The writer was one of the committee who, on her first appearance at Wallack's Theatre, New York, had opportunity to investigate Miss Hurst. One test was as follows: Three gentlemen, among whom was a professor of athletics, each using both hands, held a billiard-cue above their heads in the air; Miss Hurst, by placing her hands flat on the top of the cue, brought it down without apparent muscular effort. At that time all power of repelling articles without contact seemed to have left her; but her success in collapsing umbrellas held by a reporter, and in lifting and repelling chairs by lightly touching them, was quite extraordinary. During these performances she kept up a low, nervous giggle, and did not seem especially fatigued at the close.
Other Georgia women developed similar powers about the same time, or shortly after Miss Hurst's peculiarity became known. Miss Mattie L. Price, living in the same neighborhood, was one of these, and Mrs. C. F. Coleman, wife of the superintendent of the Atlanta cotton-factory, was another.
These accounts all appear the more credible from the fact that an examination proves every human being, and in fact every animal organism, to be in some degree a producing battery of electricity. Du Bois-Reymond, Nobili, and Matteucci have, by numerous experiments, determined the existence of electric currents in the nerves and muscles; by means of delicate tests, Becquerel has detected electricity in the capillaries and other minute tissues; Engelmann, Volkmann, Hermann, and others, have experimentally determined something of the conditions under which various tissue-currents are manifested; and it is more than probable that this subtile fluid is being constantly generated in the processes of digestion, circulation, respiration, and secretion.
The electric fishes—the torpedo, the silurus, the gymnotus, and the ray—are the only animals, it is true, possessing a special apparatus for the production of electricity; yet the cell-structure and disks of their batteries have been developed from ordinary cells and tissues common to animal life. Other animals sometimes evince like powers. An acquaintance of the writer, some years ago, in California, came upon a splendid specimen of rattlesnake which he determined to capture. With a forked stick he succeeded in pinning his snakeship to the ground just as he had reached a hole. The snake seemed to be securely caught, but with a convulsive effort he not only entered the hole, but gave my friend an electric shock which he recalls as one of the strongest he ever received.
We are largely ignorant of the conditions necessary to the storage of this force in the human organism, but good health seems to be one. When their power is dissipated by repeated shocks, electric fish exhibit all the lassitude of weary human beings. The writer once handled a gymnotus, in Fulton Market, whose shock was hardly perceptible; yet, when vigorous, they are known to kill horses and mules by their powerful discharges.
It is said that any person in good health may convert his lower extremities into electric batteries, by wearing two pairs of silk stockings, preferably a black pair over white. After wearing them but a short time and removing them together, an attempt to separate the two colors will manifest a resistance of several pounds.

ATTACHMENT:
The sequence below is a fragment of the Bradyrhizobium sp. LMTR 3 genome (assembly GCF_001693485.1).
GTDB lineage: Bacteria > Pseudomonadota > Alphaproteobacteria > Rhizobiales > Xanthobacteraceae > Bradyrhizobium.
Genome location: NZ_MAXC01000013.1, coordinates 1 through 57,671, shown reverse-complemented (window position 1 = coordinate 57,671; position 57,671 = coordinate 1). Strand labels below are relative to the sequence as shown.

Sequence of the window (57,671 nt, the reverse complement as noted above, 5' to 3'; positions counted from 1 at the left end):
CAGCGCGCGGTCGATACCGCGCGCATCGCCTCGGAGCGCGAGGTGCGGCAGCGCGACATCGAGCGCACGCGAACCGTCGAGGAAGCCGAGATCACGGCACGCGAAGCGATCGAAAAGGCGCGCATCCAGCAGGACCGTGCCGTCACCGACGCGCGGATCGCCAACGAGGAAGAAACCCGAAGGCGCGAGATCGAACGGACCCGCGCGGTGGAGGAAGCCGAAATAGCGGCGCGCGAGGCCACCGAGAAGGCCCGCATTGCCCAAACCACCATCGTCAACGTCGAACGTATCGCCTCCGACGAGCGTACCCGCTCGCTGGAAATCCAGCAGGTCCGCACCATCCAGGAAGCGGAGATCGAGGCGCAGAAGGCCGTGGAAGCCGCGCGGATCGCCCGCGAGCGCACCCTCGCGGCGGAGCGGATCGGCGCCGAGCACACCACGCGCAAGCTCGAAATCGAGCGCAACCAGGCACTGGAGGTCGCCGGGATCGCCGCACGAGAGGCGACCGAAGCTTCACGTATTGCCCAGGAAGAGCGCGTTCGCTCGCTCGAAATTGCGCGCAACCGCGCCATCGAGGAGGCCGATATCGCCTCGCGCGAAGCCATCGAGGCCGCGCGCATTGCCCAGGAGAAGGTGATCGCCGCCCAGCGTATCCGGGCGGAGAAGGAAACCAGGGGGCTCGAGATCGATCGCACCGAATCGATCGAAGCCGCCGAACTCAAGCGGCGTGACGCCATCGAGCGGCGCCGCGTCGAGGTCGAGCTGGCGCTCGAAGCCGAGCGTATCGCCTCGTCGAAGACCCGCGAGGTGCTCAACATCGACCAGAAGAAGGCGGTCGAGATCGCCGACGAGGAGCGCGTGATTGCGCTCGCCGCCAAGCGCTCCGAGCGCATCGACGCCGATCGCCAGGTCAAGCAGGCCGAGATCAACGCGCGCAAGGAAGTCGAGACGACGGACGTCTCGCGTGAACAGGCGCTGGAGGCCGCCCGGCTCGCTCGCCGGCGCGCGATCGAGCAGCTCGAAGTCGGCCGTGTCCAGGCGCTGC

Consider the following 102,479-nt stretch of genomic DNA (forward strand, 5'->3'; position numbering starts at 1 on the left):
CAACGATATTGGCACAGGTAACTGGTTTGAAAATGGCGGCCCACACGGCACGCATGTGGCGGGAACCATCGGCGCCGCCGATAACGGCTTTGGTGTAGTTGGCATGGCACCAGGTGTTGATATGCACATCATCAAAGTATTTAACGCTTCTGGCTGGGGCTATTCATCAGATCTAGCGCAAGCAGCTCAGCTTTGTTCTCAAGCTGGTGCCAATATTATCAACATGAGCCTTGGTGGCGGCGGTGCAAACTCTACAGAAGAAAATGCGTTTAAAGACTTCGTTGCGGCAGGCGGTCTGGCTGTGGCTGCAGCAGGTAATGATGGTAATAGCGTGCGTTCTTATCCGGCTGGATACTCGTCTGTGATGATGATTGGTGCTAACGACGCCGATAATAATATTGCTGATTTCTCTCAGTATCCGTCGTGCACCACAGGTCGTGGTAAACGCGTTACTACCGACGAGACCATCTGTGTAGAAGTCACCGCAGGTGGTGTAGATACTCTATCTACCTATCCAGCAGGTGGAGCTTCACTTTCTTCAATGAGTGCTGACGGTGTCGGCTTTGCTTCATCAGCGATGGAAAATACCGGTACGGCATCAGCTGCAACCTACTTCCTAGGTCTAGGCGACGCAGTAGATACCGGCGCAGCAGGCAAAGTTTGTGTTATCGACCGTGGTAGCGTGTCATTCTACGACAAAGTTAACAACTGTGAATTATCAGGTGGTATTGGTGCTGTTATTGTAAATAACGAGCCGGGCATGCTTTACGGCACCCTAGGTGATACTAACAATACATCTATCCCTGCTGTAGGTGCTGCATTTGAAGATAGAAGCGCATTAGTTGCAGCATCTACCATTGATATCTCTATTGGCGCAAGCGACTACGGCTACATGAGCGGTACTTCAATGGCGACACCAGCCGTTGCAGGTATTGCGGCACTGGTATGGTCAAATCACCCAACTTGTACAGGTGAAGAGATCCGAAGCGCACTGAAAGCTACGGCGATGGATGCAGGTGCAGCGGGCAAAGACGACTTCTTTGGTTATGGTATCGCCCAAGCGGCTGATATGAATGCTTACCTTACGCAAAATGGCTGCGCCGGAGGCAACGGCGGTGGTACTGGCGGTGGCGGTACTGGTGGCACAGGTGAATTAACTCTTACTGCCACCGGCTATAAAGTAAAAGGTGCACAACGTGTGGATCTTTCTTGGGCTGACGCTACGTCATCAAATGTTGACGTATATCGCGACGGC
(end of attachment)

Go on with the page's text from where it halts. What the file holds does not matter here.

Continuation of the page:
Atmospheric conditions have much to do with electricity in the body. In several cases, notably those of Angélique Cottin and Mrs. B—, of New Hampshire, this power was first discovered during the imminence of a thunder-storm. Human electrometers are sometimes met with. A young man named William Chapman, of Providence, R. I., was stunned by the shock of a stroke of lightning which struck his father's house. The current passed through his body and went out at his right heel, which was painful for some time afterward. On every occasion of a thunderstorm since then he feels, hours before the time, a tingling pain in the heel. Young Chapman would be a valuable acquisition to the Signal Service as a portable electrometer, and, if he can do as well as he is said to have done on certain occasions, he would be ahead of any device that science has yet lighted upon to foretell an electrical storm.
A remarkable instance of the salutary effects of atmospheric electricity on the human body is told by the Wolverhampton correspondent of the London "Times." He states that during a thunder-storm a collier named Bates, who had lost his sight through an accident, was being led home, when a flash of lightning was reflected on the spectacles he was wearing to conceal his disfigurement. After the peal of thunder which followed he complained of pain in his head. The next moment, to his surprise, he found that he had regained possession of his eye-sight. The occurrence caused considerable excitement in the locality.
Since the date of Galvani's discovery, there have been many persons sufficiently bold to assert the identity of electricity and life. Even before that period, the observance of electric phenomena in man had been a subject of popular interest. In his "History of Electricity," Priestley relates that drawing a spark from a living body "makes a principal part of the diversion of gentlemen and ladies who come to see experiments in electricity." Doubtless the diversion was not lessened by the fact that the "electrical kiss" was a favorite form of the experiment.
The excitement in Paris, Edinburgh, and other cities, following the application of galvanic electricity to dead bodies, was of a very startling character, many supposing that the secrets of life were about to be yielded up by this wonderful fluid. Bonaparte, it is said, after witnessing experiments in voltaic electrolysis, remarked to his physician, Corvisart: "Here, doctor, is the image of life; the vertebral column is the pile, the liver is the negative, the bladder the positive pole." Though much has been discovered since that statement was made, but a modicum of the truth probably is known.
Perhaps the developed man of the future, in his physiological relations to the universe, may exemplify the magnet, whose forces are exerted constantly as received without seeming detriment to its substance.